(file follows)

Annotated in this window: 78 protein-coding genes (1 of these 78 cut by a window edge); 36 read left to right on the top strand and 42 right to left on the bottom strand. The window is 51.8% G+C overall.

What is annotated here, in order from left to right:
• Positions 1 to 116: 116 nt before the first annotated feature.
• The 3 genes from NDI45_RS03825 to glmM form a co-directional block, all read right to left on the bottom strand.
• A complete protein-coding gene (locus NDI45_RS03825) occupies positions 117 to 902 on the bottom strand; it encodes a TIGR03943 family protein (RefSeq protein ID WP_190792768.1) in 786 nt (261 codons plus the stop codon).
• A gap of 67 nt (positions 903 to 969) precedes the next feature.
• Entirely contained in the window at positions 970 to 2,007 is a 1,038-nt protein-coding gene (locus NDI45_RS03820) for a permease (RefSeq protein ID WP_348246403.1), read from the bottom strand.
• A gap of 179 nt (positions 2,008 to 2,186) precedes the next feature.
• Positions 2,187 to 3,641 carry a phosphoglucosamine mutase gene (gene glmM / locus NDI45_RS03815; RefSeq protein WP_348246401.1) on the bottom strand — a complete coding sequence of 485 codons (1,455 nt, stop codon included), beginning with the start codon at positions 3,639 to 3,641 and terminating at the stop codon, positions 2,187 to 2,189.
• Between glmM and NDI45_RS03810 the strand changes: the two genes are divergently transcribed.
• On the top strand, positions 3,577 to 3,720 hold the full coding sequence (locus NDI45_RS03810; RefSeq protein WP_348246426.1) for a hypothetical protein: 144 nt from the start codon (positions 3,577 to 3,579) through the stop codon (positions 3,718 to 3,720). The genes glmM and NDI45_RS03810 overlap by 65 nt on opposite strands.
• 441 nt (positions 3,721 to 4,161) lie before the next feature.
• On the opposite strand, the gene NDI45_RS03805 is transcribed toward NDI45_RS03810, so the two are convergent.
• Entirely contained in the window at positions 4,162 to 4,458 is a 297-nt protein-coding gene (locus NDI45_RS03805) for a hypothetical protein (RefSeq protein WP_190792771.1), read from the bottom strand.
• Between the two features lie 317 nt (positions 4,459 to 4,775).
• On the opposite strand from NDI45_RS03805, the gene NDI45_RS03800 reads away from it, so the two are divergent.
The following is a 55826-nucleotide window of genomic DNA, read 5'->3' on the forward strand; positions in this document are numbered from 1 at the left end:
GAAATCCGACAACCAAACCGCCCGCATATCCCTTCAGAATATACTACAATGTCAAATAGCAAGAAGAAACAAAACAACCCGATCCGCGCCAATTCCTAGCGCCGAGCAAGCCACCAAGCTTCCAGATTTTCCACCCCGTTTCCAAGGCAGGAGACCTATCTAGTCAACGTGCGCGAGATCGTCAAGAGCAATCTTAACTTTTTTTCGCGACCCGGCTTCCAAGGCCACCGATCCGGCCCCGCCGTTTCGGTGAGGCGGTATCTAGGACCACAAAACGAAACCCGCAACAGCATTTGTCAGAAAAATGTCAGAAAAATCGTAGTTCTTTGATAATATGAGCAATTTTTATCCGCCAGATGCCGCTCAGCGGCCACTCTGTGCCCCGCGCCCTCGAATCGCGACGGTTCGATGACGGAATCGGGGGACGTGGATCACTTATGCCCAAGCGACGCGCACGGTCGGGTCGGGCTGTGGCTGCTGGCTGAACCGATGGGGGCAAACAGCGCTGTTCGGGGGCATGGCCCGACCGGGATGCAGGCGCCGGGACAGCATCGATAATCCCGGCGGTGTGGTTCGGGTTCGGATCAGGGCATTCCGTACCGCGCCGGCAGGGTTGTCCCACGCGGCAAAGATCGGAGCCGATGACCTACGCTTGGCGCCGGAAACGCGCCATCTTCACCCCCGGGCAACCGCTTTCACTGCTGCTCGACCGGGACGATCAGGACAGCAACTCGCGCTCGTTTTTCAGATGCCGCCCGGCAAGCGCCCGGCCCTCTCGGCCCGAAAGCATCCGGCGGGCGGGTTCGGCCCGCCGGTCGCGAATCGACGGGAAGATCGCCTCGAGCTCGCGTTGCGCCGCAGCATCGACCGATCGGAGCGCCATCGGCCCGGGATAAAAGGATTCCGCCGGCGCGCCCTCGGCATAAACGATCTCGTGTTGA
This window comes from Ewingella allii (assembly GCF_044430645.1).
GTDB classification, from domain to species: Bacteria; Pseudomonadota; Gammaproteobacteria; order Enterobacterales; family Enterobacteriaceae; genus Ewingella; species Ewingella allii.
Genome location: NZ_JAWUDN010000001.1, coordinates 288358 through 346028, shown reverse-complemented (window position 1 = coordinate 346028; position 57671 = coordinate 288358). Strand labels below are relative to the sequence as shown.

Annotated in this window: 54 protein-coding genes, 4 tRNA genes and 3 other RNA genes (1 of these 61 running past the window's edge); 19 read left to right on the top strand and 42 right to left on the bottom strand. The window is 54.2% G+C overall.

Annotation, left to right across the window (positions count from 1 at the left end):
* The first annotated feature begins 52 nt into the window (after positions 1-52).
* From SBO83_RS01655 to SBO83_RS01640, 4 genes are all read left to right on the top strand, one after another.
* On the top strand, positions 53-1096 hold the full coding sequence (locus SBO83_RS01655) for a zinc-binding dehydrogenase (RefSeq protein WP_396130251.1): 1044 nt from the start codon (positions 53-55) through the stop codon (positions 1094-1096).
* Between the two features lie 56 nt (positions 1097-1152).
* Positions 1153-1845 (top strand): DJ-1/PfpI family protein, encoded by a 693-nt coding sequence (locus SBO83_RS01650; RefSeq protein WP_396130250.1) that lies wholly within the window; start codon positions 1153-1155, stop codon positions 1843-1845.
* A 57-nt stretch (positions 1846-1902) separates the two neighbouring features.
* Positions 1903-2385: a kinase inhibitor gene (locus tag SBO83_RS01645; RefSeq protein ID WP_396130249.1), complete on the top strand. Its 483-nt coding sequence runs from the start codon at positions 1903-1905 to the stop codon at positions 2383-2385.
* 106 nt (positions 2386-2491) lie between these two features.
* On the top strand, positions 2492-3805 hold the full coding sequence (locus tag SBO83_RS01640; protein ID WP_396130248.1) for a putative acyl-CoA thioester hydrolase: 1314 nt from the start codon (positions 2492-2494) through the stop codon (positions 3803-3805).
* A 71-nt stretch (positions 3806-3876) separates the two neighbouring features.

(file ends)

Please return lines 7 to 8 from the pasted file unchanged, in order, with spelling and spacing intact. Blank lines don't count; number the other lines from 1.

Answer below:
• Entirely contained in the window at positions 970 to 2,007 is a 1,038-nt protein-coding gene (locus NDI45_RS03820) for a permease (RefSeq protein ID WP_348246403.1), read from the bottom strand.
• A gap of 179 nt (positions 2,008 to 2,186) precedes the next feature.